Taiwan Leader Questions Unification
September 1, 2000
By Mark Landler
TAIPEI, Taiwan, -- Since he came to power in May, Taiwan's new president, Chen Shui-bian, has labored to persuade China that he is not a wild-eyed separatist, driven by dreams of Taiwanese independence.
But Mr. Chen's charm offensive has come to an abrupt end. In an interview here today, he took a harder line toward the Chinese government on the crucial issue of when -- or even whether -- Taiwan and China will be unified.
Mr. Chen said his remarks were not a shift in his position. But they are a radical break from the guiding policy of the Nationalist Party, which ruled Taiwan for 55 years until Mr. Chen's election.
Although Mr. Chen's predecessor, Lee Teng-hui, antagonized China in the last year of his term by asserting that Taiwan and China ought to negotiate as equals, his party adhered to the National Unification guidelines, which have as their ultimate goal the unification of Taiwan and China.
"The KMT government made unification the only possible conclusion for Taiwan's future, the only resolution of cross-strait relations," said Mr. Chen, using the initials for the Nationalist Party's Chinese name, Kuomintang. "This way of handling it is contrary to public opinion."
He said a majority of Taiwan's 23 million people opposed unification with China, at least under the terms Beijing has proposed.
Mr. Chen's remarks are likely to anger the Chinese government, which views him with deep suspicion because of his record as an advocate of Taiwanese independence. Beijing regards Taiwan as a renegade province and has fought to deny it recognition as a sovereign state in the international community.
"This does make it seem like he's backtracked on all his goodwill gestures," said Antonio Chiang, the publisher of The Taipei Times, an English-language newspaper that has supported Mr. Chen.
Opponents of the president said his tougher tone could upset the tenuous stability in cross-strait relations that he has achieved. "As long as both sides were willing to work toward reunification, but without a timetable, there was fragile ground for mutual trust," said Ma Ying-jeou, the mayor of Taipei and a Nationalist leader. "When the president says reunification is only one option, he opens a Pandora's box."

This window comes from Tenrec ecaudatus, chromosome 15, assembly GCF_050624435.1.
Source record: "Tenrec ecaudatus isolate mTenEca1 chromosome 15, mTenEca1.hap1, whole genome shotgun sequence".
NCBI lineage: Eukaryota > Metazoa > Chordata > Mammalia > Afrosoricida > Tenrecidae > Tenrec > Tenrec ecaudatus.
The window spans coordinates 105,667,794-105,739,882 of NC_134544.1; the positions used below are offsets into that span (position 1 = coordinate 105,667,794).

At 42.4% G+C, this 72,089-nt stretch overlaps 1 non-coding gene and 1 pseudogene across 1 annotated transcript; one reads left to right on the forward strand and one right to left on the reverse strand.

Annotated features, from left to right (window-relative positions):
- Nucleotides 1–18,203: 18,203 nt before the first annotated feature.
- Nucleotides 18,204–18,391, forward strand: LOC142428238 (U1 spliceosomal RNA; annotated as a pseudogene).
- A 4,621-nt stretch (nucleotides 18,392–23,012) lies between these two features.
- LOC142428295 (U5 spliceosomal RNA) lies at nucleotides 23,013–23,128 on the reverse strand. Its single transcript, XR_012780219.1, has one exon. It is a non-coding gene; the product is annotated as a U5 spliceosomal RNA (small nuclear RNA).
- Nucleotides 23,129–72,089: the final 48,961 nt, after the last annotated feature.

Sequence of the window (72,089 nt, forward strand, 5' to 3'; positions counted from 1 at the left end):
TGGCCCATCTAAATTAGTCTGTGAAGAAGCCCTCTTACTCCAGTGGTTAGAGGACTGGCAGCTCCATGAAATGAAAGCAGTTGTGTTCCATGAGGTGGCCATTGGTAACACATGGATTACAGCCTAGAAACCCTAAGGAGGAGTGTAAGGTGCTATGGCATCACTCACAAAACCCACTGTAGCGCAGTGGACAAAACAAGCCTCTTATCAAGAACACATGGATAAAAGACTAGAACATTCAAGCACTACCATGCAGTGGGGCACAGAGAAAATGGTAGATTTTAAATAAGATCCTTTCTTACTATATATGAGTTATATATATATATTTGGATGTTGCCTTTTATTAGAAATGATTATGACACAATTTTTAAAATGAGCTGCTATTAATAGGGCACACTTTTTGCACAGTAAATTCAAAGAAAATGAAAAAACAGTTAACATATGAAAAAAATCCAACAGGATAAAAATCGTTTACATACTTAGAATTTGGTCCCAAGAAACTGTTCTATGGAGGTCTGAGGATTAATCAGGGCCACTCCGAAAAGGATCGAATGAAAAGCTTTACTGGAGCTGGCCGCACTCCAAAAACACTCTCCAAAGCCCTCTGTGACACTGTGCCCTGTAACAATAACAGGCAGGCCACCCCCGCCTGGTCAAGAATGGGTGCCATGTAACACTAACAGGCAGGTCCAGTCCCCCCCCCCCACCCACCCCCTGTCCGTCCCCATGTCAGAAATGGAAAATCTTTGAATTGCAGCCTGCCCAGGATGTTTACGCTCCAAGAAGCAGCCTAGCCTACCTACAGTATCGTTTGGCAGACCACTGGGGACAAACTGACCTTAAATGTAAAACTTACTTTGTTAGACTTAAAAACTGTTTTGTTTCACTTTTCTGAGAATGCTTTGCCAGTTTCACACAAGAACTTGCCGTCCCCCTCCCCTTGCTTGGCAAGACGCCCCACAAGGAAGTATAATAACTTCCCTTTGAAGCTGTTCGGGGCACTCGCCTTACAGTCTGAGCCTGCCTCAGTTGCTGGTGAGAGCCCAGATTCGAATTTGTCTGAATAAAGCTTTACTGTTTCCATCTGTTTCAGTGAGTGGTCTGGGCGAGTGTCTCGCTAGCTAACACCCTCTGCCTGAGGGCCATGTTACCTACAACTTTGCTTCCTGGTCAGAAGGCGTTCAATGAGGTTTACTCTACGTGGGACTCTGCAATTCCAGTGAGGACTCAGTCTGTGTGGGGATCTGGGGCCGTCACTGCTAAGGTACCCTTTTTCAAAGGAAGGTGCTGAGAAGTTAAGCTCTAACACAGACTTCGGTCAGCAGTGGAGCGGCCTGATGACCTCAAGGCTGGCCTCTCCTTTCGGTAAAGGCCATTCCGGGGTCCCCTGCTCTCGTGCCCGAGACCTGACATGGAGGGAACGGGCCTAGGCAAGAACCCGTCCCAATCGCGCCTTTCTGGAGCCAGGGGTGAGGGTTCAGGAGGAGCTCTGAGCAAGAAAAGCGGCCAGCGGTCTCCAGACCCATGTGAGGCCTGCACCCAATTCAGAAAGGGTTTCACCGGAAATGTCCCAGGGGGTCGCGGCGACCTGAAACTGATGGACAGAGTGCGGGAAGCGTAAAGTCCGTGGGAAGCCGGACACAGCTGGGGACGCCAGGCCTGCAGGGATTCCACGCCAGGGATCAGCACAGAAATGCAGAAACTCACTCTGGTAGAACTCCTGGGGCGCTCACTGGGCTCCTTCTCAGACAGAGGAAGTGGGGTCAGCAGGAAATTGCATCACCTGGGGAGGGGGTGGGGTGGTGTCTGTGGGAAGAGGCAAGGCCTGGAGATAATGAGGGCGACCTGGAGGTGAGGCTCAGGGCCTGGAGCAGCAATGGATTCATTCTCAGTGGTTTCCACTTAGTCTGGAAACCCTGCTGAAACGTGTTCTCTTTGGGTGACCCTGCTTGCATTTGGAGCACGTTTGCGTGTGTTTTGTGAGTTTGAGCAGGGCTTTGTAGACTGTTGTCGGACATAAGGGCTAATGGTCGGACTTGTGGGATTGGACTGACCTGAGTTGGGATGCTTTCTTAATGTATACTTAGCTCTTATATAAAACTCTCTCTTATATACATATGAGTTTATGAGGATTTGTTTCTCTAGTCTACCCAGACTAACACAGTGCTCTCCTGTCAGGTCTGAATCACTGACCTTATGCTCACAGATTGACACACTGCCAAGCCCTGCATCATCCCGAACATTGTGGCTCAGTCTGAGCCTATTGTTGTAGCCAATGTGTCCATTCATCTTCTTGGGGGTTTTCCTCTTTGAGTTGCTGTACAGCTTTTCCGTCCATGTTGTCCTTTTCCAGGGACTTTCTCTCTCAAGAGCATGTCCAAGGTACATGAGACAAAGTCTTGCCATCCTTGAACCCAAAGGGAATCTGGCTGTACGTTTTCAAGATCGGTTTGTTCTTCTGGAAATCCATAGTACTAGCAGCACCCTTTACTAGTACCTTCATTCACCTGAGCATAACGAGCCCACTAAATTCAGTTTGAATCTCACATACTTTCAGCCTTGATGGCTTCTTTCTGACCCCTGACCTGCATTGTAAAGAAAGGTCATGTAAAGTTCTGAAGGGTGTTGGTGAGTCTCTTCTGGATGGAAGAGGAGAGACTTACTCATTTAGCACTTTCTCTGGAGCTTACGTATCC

But for Mr. Chen, talking softly has had limits. By pledging in his inauguration speech not to declare independence, the president probably defused a confrontation across the Taiwan Strait. But China has dismissed Mr. Chen's subsequent overtures as empty gestures unworthy of reply.
The Chinese government has also tried to isolate Mr. Chen by inviting Taiwan business executives and academics to Beijing, while studiously ignoring the president. "These tactics of divide and conquer are pervasive," Mr. Chen said. "Not only are they trying to divide the parties, they are also trying to divide the government and the private sector."
Mr. Chen made his status harder to ignore last month when he made a 13-day tour of Central American and African countries that have diplomatic ties with Taiwan. His trip included a stopover in Los Angeles, where Congressmen sympathetic to Taiwan tried to arrange meetings with him. Under pressure from the Clinton Administration, Mr. Chen demurred.
Mr. Chen said today that he still planned to push for closer economic links between Taiwan and China, which had been one of his campaign themes. But he cautioned that negotiations on direct links in trade and transportation could not be divorced from larger political issues.
While Mr. Chen's election was a stunning victory over the Nationalists, he won with only 39 percent of the vote. And with Taiwan's legislature dominated by the losing party, Mr. Chen's government has little muscle. Critics accuse it of incompetence and legislative paralysis.
Mr. Chen has even been criticized by officials of his own Democratic Progressive Party. Political analysts said his sharper tone toward China is also calculated to shore up his domestic support.
Despite the drumbeat of criticism, Mr. Chen seems unruffled. Looking relaxed and speaking forcefully at the end of a long week, the 49-year-old president said Taiwan was going through a natural period of unpheaval as it adjusted to the first government in its history drawn from the opposition.
"After five months, some people are not psychologically adjusted to this change," Mr. Chen said. "Those who support us have high expectations. Those who don't like us hope there will be chaos."